Casual Friday: Crossy Space
Sometimes I'm a real sucker. I'll peruse the Google Play store looking for mobile games and like an aphid to a wild rose, I'll click on just about anything that shows me an X-Wing. Excuse me, an "X-Fighter," as it's called here. Crossy Space, created under the somewhat loaded banner of School Project Games, is a variation on the latest "endless runner" genre trend, which is the endless hopper that emulates classics like Frogger.
Rather than the tried and true controls of forward, backward, left, and right, Crossy Space has taken the concept of the endless hopper to a simplistic extreme and gives a player one control with one purpose: tap to jump, and keep on tapping. The player's preferred spaceship circles a planet automatically and with a mere touch leaps through hyperdrive to the next source of gravity. So, it's largely a question of aiming and timing, but be sure to ride the very edges of those gravity circles because flying directly toward the planets themselves or accidentally missing them completely and careening off into space causes your ship to explode like a gasoline drum. Players can chase down little star pickups and earn them through successful jumps and combos in order to spend them on new ships and try to collect the entire in-game fleet. You may also purchase each ship for $0.99, though they don't possess any different attributes beyond a new skin.
And that's, refreshingly, pretty much it. There are small quests listed in the menu to earn more of the star currency, and there appears to be an achievement system in the menu as well. Curiously, the achievement list doesn't seem to keep great track of the various things repeat players must do, such as reaching a certain number of crashes, collecting a certain number of ships, or watching a certain number of ad videos). This would be frustrating if the game were designed with these achievements as a necessary way to make progress, but they seem entirely superfluous. Confusingly, they don't reward you with stars, but with XP points that seem to have no function.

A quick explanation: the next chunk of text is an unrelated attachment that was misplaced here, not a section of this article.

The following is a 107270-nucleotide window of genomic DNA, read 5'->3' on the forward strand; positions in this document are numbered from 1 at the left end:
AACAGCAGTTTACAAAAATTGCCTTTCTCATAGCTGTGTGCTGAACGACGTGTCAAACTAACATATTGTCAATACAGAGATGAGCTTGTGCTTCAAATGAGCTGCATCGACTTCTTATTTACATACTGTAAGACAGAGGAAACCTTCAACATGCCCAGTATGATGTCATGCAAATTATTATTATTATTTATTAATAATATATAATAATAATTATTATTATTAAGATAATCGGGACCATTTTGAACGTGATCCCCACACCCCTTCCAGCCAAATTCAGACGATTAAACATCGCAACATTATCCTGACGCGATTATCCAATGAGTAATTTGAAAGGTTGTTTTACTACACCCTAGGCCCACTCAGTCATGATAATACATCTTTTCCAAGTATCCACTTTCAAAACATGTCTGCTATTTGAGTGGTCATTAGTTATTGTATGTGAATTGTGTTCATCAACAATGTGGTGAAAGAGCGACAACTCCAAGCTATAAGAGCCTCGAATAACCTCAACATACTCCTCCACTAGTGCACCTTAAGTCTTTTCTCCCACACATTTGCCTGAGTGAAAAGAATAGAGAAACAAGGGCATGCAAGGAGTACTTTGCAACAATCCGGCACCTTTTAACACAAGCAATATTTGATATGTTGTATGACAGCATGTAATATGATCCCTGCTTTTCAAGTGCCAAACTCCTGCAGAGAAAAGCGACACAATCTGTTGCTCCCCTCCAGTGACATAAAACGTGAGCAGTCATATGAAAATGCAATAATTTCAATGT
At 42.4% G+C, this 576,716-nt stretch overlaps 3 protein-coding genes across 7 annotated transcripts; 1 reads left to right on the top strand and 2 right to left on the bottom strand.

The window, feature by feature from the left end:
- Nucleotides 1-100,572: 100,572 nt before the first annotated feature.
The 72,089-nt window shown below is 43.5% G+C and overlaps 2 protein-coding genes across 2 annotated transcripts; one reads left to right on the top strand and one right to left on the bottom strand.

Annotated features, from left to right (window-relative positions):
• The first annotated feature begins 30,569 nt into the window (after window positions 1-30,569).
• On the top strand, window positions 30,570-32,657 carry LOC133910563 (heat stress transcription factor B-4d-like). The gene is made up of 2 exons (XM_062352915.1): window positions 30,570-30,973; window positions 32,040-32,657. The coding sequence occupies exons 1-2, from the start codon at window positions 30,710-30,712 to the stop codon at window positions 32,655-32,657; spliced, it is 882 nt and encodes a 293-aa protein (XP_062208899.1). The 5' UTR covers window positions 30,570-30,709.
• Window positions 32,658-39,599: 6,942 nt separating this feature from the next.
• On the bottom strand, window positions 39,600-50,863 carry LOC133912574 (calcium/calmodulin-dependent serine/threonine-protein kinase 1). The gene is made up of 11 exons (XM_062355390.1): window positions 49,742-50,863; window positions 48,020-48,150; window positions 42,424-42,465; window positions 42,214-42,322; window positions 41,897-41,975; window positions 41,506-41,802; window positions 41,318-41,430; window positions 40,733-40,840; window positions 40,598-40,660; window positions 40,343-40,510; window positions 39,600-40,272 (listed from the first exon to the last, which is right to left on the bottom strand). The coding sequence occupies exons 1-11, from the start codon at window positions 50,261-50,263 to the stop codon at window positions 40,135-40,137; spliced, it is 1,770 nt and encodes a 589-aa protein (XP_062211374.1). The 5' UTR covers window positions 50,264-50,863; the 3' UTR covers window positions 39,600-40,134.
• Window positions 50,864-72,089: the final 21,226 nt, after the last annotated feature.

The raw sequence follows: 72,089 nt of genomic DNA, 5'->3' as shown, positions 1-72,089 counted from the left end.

Beyond that possible glitch, the overall presentation of the game is lovely. The music is unobtrusive, and the sound mixing is just right. Though the explosions pack a little bit of punch, so as to really emphasize your sudden and inevitable failure, the actual files used for sound and music seem like generic assets. The ship and planet designs have a nice bubbly quality, especially on the replica designs of pop culture spaceships available. The starting ship is the "X Fighter," but everything from a TARDIS lookalike and several classes of Federation starships appear alongside some original designs and goof-off stuff like a standard flying saucer. There are some that I couldn't determine, based on the generic names and stylized cartoon look, if they were originals or something from a beloved sci-fi property, but hey. Points for trying, especially for what appears to be a small developer.
What struck me while playing such a prototypically casual, simple game was how unforgiving it was. Real deal, my high score as of this writing is a mere 16 jumps. I can't feel terrible about that, since the leaderboard system currently has a high score of 65. According to the app's profile in the store, several updates have included an incremental nerfing of the difficulty level, and one saving grace is how quickly the game drops you back into the action after exploding. There's no fuss, no load time, just a quick two seconds and you're right back in space. Another feature added from a developer's update is the option to continue your run after dying, for either a number of stars or watching a video ad. Speaking of which, the only ad revenue for Crossy Space comes from viewing ad videos, which is always entirely voluntary and always comes with a reward of some kind. This is refreshing, especially after weeks of pop-ups, banner ads, and obstructive paywalls hanging on the edges of all the mobile games I've played.
If School Project Games really is a developer in training or a hobbyist sculpting a portfolio, I'd call Crossy Space one heck of a promising start. It has problems, but the continuous updates seem to be slowy fixing them, and while it's simplistic and probably doesn't have a lot of lasting power, it's functional, looks great, and it puts basic design over monetary gain. At present, I give it a solid B.